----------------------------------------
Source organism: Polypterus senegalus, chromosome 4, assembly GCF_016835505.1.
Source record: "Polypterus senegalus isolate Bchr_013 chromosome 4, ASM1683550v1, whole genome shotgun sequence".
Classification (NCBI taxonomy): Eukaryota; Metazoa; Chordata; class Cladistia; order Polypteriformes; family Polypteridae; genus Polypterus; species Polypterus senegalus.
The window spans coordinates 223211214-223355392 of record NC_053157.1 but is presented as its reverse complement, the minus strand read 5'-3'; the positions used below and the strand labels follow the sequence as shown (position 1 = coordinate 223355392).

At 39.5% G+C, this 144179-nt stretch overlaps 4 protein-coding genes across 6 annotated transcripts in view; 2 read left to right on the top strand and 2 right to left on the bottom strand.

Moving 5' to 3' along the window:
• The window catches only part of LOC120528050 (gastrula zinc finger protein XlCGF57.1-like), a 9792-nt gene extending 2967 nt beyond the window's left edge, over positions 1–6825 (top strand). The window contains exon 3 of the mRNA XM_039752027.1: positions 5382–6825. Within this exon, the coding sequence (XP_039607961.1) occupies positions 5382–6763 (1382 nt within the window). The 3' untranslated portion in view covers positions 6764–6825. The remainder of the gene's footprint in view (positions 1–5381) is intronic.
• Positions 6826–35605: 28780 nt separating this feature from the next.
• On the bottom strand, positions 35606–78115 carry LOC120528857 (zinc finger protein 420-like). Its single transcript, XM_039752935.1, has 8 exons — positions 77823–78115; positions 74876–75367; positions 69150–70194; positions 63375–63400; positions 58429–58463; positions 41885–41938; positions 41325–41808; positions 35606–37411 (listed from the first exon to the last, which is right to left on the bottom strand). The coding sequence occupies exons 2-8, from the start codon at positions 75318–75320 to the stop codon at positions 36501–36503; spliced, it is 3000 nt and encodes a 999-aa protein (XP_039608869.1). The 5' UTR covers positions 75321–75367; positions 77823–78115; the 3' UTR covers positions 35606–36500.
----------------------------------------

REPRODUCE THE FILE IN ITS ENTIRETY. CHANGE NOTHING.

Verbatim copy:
Source organism: Polypterus senegalus, chromosome 4, assembly GCF_016835505.1.
Source record: "Polypterus senegalus isolate Bchr_013 chromosome 4, ASM1683550v1, whole genome shotgun sequence".
Classification (NCBI taxonomy): Eukaryota; Metazoa; Chordata; class Cladistia; order Polypteriformes; family Polypteridae; genus Polypterus; species Polypterus senegalus.
The window spans coordinates 223211214-223355392 of record NC_053157.1 but is presented as its reverse complement, the minus strand read 5'-3'; the positions used below and the strand labels follow the sequence as shown (position 1 = coordinate 223355392).

At 39.5% G+C, this 144179-nt stretch overlaps 4 protein-coding genes across 6 annotated transcripts in view; 2 read left to right on the top strand and 2 right to left on the bottom strand.

Moving 5' to 3' along the window:
• The window catches only part of LOC120528050 (gastrula zinc finger protein XlCGF57.1-like), a 9792-nt gene extending 2967 nt beyond the window's left edge, over positions 1–6825 (top strand). The window contains exon 3 of the mRNA XM_039752027.1: positions 5382–6825. Within this exon, the coding sequence (XP_039607961.1) occupies positions 5382–6763 (1382 nt within the window). The 3' untranslated portion in view covers positions 6764–6825. The remainder of the gene's footprint in view (positions 1–5381) is intronic.
• Positions 6826–35605: 28780 nt separating this feature from the next.
• On the bottom strand, positions 35606–78115 carry LOC120528857 (zinc finger protein 420-like). Its single transcript, XM_039752935.1, has 8 exons — positions 77823–78115; positions 74876–75367; positions 69150–70194; positions 63375–63400; positions 58429–58463; positions 41885–41938; positions 41325–41808; positions 35606–37411 (listed from the first exon to the last, which is right to left on the bottom strand). The coding sequence occupies exons 2-8, from the start codon at positions 75318–75320 to the stop codon at positions 36501–36503; spliced, it is 3000 nt and encodes a 999-aa protein (XP_039608869.1). The 5' UTR covers positions 75321–75367; positions 77823–78115; the 3' UTR covers positions 35606–36500.